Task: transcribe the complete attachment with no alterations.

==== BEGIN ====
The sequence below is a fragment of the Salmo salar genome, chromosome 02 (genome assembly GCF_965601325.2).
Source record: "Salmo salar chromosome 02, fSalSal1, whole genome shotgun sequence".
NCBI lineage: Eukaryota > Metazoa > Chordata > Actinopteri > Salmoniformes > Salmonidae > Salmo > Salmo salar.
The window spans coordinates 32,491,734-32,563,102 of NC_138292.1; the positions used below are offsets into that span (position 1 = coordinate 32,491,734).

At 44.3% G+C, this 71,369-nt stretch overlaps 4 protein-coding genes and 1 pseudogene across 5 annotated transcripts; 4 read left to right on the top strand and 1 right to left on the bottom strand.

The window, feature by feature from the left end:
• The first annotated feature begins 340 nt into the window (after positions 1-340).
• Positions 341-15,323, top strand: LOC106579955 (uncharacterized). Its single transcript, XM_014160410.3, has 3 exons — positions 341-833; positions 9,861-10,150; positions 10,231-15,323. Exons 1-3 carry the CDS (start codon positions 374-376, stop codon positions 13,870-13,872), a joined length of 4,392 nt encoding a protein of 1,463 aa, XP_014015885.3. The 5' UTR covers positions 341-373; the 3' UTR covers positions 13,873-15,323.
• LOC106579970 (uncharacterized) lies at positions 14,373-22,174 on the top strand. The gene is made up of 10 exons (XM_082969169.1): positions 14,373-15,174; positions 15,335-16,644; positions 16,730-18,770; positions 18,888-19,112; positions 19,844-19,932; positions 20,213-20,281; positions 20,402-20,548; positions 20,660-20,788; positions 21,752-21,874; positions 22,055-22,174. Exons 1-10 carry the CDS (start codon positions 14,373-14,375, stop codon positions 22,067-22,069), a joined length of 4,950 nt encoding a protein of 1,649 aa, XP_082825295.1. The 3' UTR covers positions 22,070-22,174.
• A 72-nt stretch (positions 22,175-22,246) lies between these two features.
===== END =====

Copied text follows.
The sequence below is a fragment of the Salmo salar genome, chromosome 02 (genome assembly GCF_965601325.2).
Source record: "Salmo salar chromosome 02, fSalSal1, whole genome shotgun sequence".
NCBI lineage: Eukaryota > Metazoa > Chordata > Actinopteri > Salmoniformes > Salmonidae > Salmo > Salmo salar.
The window spans coordinates 32,491,734-32,563,102 of NC_138292.1; the positions used below are offsets into that span (position 1 = coordinate 32,491,734).

At 44.3% G+C, this 71,369-nt stretch overlaps 4 protein-coding genes and 1 pseudogene across 5 annotated transcripts; 4 read left to right on the top strand and 1 right to left on the bottom strand.

The window, feature by feature from the left end:
• The first annotated feature begins 340 nt into the window (after positions 1-340).
• Positions 341-15,323, top strand: LOC106579955 (uncharacterized). Its single transcript, XM_014160410.3, has 3 exons — positions 341-833; positions 9,861-10,150; positions 10,231-15,323. Exons 1-3 carry the CDS (start codon positions 374-376, stop codon positions 13,870-13,872), a joined length of 4,392 nt encoding a protein of 1,463 aa, XP_014015885.3. The 5' UTR covers positions 341-373; the 3' UTR covers positions 13,873-15,323.
• LOC106579970 (uncharacterized) lies at positions 14,373-22,174 on the top strand. The gene is made up of 10 exons (XM_082969169.1): positions 14,373-15,174; positions 15,335-16,644; positions 16,730-18,770; positions 18,888-19,112; positions 19,844-19,932; positions 20,213-20,281; positions 20,402-20,548; positions 20,660-20,788; positions 21,752-21,874; positions 22,055-22,174. Exons 1-10 carry the CDS (start codon positions 14,373-14,375, stop codon positions 22,067-22,069), a joined length of 4,950 nt encoding a protein of 1,649 aa, XP_082825295.1. The 3' UTR covers positions 22,070-22,174.
• A 72-nt stretch (positions 22,175-22,246) lies between these two features.